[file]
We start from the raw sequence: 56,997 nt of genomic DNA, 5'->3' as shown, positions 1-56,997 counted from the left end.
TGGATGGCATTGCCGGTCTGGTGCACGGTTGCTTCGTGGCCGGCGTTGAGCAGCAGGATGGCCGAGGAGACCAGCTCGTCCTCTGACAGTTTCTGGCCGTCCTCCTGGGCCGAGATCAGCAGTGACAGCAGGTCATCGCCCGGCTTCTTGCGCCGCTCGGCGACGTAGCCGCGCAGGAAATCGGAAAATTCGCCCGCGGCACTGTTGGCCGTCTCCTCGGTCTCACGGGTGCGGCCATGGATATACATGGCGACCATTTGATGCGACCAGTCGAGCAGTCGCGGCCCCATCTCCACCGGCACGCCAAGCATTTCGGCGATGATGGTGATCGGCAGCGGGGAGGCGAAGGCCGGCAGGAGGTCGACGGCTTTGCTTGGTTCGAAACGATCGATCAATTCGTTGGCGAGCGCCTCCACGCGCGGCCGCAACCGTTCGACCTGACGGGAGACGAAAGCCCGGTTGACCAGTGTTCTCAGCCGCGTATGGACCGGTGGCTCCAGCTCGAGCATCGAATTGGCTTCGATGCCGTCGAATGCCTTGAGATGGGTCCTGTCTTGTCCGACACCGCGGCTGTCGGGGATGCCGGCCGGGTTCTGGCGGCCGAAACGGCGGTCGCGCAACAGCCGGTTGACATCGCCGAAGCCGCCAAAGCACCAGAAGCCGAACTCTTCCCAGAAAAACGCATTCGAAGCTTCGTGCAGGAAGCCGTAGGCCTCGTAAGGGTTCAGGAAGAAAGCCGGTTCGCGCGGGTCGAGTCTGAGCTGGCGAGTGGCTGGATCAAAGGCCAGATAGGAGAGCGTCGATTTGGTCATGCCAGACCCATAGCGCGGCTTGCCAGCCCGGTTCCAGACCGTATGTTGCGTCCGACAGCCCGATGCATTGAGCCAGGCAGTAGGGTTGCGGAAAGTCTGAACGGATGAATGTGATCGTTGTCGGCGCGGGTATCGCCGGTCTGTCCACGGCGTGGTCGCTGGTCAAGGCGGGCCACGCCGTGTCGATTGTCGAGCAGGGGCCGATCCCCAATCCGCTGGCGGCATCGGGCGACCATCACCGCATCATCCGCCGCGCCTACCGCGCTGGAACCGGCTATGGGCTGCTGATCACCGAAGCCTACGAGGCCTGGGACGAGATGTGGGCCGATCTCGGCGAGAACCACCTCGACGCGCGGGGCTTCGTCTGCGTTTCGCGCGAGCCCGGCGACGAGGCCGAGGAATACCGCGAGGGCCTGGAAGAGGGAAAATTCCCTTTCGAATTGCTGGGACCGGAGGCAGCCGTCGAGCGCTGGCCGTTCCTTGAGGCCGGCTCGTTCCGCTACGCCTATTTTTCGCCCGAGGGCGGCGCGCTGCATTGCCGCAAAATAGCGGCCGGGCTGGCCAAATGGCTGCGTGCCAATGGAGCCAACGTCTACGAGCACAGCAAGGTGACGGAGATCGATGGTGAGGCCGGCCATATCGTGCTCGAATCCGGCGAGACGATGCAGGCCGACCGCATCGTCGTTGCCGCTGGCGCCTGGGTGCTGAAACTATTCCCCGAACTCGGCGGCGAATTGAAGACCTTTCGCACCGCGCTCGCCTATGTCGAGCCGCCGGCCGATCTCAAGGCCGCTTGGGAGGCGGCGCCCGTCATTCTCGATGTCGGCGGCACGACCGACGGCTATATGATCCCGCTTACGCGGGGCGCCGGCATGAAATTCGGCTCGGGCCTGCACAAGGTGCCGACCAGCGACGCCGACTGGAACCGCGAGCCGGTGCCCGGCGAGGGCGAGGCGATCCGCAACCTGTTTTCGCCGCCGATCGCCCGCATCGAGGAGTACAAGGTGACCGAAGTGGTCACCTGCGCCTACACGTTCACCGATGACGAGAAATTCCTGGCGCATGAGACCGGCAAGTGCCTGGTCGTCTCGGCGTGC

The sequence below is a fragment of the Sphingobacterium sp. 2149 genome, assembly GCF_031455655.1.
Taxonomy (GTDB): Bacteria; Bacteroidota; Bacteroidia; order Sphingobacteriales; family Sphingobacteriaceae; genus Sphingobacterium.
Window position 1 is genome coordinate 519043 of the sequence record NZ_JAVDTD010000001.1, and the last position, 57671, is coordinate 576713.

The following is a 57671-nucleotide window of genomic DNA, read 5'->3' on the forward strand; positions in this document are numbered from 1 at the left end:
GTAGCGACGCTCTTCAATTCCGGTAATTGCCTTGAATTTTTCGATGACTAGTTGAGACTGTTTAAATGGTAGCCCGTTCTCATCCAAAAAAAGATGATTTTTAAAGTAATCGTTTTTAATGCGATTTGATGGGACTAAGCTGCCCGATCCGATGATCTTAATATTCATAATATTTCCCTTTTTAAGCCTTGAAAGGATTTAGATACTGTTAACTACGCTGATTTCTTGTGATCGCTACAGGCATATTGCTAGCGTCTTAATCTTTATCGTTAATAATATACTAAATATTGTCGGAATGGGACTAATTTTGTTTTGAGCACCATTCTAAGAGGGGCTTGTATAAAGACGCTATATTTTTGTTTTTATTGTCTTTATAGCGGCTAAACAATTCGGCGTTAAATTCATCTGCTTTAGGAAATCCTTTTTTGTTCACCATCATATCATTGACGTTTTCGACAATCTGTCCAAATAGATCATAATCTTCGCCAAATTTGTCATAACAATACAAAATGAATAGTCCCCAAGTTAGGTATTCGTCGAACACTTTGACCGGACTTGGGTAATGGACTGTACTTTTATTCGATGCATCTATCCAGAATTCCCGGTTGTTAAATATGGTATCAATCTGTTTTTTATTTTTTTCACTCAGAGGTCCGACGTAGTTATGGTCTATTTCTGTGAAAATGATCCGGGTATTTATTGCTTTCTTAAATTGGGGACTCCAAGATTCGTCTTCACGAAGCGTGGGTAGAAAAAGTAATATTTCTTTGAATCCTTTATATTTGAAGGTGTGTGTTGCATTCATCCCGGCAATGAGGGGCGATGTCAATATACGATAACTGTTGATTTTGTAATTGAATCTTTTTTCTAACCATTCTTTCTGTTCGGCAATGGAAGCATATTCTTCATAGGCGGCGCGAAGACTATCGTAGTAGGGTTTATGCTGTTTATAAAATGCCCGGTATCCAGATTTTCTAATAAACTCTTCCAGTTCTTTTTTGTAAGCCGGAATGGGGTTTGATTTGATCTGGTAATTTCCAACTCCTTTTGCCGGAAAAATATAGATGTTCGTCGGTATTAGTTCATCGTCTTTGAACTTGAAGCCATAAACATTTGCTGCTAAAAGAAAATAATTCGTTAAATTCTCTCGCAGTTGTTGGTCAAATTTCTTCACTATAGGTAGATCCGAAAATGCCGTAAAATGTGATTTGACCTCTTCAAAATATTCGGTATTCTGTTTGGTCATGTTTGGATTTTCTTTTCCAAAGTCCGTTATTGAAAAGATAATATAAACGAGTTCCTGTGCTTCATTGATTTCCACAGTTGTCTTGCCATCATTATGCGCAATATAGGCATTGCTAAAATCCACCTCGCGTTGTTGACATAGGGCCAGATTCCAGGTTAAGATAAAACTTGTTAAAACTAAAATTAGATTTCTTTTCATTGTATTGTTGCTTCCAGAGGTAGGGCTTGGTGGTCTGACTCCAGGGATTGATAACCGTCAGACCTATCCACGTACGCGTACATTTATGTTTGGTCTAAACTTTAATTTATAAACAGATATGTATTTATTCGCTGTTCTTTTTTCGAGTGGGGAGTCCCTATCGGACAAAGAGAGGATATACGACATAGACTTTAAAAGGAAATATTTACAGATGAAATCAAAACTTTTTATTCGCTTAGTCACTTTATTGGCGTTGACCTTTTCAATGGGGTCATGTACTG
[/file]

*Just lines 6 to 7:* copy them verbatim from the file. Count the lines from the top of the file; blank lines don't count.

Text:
The following is a 57671-nucleotide window of genomic DNA, read 5'->3' on the forward strand; positions in this document are numbered from 1 at the left end:
GTAGCGACGCTCTTCAATTCCGGTAATTGCCTTGAATTTTTCGATGACTAGTTGAGACTGTTTAAATGGTAGCCCGTTCTCATCCAAAAAAAGATGATTTTTAAAGTAATCGTTTTTAATGCGATTTGATGGGACTAAGCTGCCCGATCCGATGATCTTAATATTCATAATATTTCCCTTTTTAAGCCTTGAAAGGATTTAGATACTGTTAACTACGCTGATTTCTTGTGATCGCTACAGGCATATTGCTAGCGTCTTAATCTTTATCGTTAATAATATACTAAATATTGTCGGAATGGGACTAATTTTGTTTTGAGCACCATTCTAAGAGGGGCTTGTATAAAGACGCTATATTTTTGTTTTTATTGTCTTTATAGCGGCTAAACAATTCGGCGTTAAATTCATCTGCTTTAGGAAATCCTTTTTTGTTCACCATCATATCATTGACGTTTTCGACAATCTGTCCAAATAGATCATAATCTTCGCCAAATTTGTCATAACAATACAAAATGAATAGTCCCCAAGTTAGGTATTCGTCGAACACTTTGACCGGACTTGGGTAATGGACTGTACTTTTATTCGATGCATCTATCCAGAATTCCCGGTTGTTAAATATGGTATCAATCTGTTTTTTATTTTTTTCACTCAGAGGTCCGACGTAGTTATGGTCTATTTCTGTGAAAATGATCCGGGTATTTATTGCTTTCTTAAATTGGGGACTCCAAGATTCGTCTTCACGAAGCGTGGGTAGAAAAAGTAATATTTCTTTGAATCCTTTATATTTGAAGGTGTGTGTTGCATTCATCCCGGCAATGAGGGGCGATGTCAATATACGATAACTGTTGATTTTGTAATTGAATCTTTTTTCTAACCATTCTTTCTGTTCGGCAATGGAAGCATATTCTTCATAGGCGGCGCGAAGACTATCGTAGTAGGGTTTATGCTGTTTATAAAATGCCCGGTATCCAGATTTTCTAATAAACTCTTCCAGTTCTTTTTTGTAAGCCGGAATGGGGTTTGATTTGATCTGGTAATTTCCAACTCCTTTTGCCGGAAAAATATAGATGTTCGTCGGTATTAGTTCATCGTCTTTGAACTTGAAGCCATAAACATTTGCTGCTAAAAGAAAATAATTCGTTAAATTCTCTCGCAGTTGTTGGTCAAATTTCTTCACTATAGGTAGATCCGAAAATGCCGTAAAATGTGATTTGACCTCTTCAAAATATTCGGTATTCTGTTTGGTCATGTTTGGATTTTCTTTTCCAAAGTCCGTTATTGAAAAGATAATATAAACGAGTTCCTGTGCTTCATTGATTTCCACAGTTGTCTTGCCATCATTATGCGCAATATAGGCATTGCTAAAATCCACCTCGCGTTGTTGACATAGGGCCAGATTCCAGGTTAAGATAAAACTTGTTAAAACTAAAATTAGATTTCTTTTCATTGTATTGTTGCTTCCAGAGGTAGGGCTTGGTGGTCTGACTCCAGGGATTGATAACCGTCAGACCTATCCACGTACGCGTACATTTATGTTTGGTCTAAACTTTAATTTATAAACAGATATGTATTTATTCGCTGTTCTTTTTTCGAGTGGGGAGTCCCTATCGGACAAAGAGAGGATATACGACATAGACTTTAAAAGGAAATATTTACAGATGAAATCAAAACTTTTTATTCGCTTAGTCACTTTATTGGCGTTGACCTTTTCAATGGGGTCATGTACTG